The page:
Chaharshanbeh Suri (or The Festival of Fire) is the eve of the last Wednesday before Nowruz (the New Year). It is a special day for Iranians dating back to at least 1700 BC, during the early Zoroastrian era. Nowadays, people, usually families, and friends, celebrate this day by making bonfires and jumping over them. By doing this, they hope to replace all of their pallor, sickness, and problems by the warmth and energy taken from the fire. Be prepared not to get surprised by seeing bonfires and fireworks all around if you’re going to be in Iran just a few days before the Nowruz. And book all your services in advance otherwise, you won’t find any available room in hotels, bus or flight.
Yalda: A very old Persian custom
Iranians also celebrate the first night of the winter, Yaldā or Shab-e Chelleh, the longest and darkest night of the year. Seeing horror movies? Of course not. Iranians – friends, and families- gather and celebrate this night by reading poetry (especially Hafez) and eating nuts, pomegranate, and watermelon. According to Iranreview, on Yalda festival, Iranians celebrate the arrival of the winter, the renewal of the sun and the victory of light over darkness. Yalda is also one of the most ancient Persian festivals and has its roots in Zoroastrian tradition. It usually corresponds to the night of December 20 or 21.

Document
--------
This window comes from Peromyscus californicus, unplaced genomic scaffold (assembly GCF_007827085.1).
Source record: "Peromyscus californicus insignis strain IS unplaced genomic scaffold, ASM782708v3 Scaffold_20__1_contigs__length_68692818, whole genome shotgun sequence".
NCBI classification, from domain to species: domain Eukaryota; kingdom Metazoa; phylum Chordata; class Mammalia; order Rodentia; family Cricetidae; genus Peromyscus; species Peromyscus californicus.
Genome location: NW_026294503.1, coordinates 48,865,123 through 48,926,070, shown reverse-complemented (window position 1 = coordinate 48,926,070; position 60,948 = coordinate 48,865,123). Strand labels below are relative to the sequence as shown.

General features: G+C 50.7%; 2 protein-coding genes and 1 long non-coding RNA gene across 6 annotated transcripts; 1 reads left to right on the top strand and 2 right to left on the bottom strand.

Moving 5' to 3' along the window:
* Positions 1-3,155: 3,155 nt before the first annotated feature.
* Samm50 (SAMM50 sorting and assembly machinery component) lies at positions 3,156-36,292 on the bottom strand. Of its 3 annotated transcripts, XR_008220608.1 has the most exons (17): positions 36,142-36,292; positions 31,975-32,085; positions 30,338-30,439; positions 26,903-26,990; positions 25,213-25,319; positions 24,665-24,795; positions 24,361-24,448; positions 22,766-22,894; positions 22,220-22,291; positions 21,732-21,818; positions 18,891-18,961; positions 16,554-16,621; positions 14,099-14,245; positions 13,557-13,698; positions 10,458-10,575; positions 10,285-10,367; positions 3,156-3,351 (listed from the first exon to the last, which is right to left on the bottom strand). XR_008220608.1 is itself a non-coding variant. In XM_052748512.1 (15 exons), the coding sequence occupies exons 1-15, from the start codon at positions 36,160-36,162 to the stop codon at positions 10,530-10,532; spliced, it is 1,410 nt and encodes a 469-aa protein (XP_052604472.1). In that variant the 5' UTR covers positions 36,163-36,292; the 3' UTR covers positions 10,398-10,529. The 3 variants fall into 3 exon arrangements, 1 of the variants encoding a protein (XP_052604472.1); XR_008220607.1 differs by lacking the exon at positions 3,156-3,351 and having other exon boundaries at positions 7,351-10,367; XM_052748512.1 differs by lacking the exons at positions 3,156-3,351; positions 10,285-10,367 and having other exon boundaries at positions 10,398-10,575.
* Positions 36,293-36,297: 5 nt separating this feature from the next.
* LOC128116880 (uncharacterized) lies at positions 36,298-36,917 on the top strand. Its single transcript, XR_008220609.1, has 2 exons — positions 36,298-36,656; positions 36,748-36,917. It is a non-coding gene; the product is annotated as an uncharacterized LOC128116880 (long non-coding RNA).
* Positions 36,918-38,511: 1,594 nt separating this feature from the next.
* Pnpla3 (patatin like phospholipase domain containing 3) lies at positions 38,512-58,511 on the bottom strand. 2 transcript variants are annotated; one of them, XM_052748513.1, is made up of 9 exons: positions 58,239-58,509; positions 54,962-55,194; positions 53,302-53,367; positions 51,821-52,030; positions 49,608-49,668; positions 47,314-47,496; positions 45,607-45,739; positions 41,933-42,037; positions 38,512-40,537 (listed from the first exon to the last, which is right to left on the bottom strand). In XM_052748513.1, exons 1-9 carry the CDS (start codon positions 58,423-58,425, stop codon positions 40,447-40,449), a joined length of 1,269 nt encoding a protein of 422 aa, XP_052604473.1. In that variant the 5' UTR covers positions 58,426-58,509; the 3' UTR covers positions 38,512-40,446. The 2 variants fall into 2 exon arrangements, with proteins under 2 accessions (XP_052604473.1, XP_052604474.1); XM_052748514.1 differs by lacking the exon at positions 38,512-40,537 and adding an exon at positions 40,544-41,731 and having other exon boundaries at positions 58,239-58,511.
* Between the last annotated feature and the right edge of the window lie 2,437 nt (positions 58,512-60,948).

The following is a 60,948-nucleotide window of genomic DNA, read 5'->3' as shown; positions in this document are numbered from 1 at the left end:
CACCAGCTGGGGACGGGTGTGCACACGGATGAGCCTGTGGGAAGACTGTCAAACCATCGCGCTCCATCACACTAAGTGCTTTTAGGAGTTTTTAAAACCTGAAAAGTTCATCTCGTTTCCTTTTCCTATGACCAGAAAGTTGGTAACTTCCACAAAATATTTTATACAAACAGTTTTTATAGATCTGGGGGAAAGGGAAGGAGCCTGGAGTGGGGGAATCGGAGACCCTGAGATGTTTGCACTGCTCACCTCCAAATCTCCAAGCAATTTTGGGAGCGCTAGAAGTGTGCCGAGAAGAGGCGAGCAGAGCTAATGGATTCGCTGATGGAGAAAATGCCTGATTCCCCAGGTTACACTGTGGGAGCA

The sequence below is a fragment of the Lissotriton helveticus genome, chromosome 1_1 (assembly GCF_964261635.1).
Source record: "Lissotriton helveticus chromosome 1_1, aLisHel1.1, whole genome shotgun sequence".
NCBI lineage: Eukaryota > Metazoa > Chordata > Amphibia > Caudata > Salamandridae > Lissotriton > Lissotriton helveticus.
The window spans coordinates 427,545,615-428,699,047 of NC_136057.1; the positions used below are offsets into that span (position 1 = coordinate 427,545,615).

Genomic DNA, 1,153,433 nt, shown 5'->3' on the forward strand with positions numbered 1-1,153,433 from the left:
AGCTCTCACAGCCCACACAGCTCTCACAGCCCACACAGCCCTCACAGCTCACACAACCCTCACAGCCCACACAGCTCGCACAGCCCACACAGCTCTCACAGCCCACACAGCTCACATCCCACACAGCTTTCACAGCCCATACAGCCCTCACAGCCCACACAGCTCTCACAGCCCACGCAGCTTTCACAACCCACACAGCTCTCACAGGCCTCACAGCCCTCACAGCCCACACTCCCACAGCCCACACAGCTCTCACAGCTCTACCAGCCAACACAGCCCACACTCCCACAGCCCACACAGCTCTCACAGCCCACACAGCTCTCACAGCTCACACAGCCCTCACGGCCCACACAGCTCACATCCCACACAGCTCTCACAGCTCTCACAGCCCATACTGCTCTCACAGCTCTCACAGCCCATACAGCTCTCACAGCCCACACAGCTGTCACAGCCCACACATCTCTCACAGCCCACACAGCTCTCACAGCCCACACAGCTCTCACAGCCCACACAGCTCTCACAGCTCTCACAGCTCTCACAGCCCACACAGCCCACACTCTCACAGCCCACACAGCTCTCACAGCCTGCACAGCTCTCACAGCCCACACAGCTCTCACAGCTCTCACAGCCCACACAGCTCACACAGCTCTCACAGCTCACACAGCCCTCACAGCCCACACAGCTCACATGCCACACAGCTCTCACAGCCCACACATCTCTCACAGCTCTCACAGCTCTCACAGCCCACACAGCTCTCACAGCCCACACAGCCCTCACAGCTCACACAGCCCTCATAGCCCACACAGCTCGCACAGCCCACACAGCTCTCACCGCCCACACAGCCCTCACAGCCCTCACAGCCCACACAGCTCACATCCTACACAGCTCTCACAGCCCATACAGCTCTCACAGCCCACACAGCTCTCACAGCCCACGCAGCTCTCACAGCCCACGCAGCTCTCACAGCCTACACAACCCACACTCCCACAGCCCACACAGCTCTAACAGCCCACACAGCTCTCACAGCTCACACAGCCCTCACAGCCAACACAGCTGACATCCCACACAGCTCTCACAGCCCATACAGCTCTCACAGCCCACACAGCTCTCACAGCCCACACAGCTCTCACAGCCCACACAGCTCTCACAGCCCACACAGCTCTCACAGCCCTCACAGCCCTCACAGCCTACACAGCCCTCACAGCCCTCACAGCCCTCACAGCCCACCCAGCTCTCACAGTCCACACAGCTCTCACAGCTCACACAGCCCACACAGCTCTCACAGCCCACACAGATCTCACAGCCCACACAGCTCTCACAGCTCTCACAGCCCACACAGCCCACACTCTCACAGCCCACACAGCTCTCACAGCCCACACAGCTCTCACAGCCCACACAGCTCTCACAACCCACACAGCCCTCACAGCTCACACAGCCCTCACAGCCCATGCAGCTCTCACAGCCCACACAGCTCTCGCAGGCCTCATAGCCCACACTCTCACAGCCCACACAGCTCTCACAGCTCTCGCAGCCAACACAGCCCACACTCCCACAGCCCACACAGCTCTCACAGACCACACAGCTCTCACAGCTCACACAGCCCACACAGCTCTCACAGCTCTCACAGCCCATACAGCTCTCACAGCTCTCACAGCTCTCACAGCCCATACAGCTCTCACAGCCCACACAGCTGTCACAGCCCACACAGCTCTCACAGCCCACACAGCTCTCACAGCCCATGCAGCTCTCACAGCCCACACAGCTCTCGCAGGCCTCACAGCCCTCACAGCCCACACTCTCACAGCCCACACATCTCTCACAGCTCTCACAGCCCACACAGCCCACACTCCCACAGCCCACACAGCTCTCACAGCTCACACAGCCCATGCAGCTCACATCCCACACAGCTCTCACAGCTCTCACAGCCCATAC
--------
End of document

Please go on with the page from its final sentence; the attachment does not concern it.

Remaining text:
Taarof: to accept or not to accept! That’s the question!
When talking about Persian customs, Taarof is among the top 5. Passing through a narrow gate or entrance to the office, you probably heard “You first!” and “Never, You first”. It’s an example of Taarof, a typical example of Persian customs in everyday life. There could be even more serious ones. If you praise anything from someone in Iran, he/she may offer it to you even if it’s very valuable. That’s a Taarof too. Taarof between friends and also host and guest is a concept to emphasize that the value of friendship is prior to everything else in the world. So, always the first response to Taarof such as an invitation or an offering is declining until the insistence becomes greater. Taarof may be more sophisticated and be a form of civility emphasizing both deference and social rank.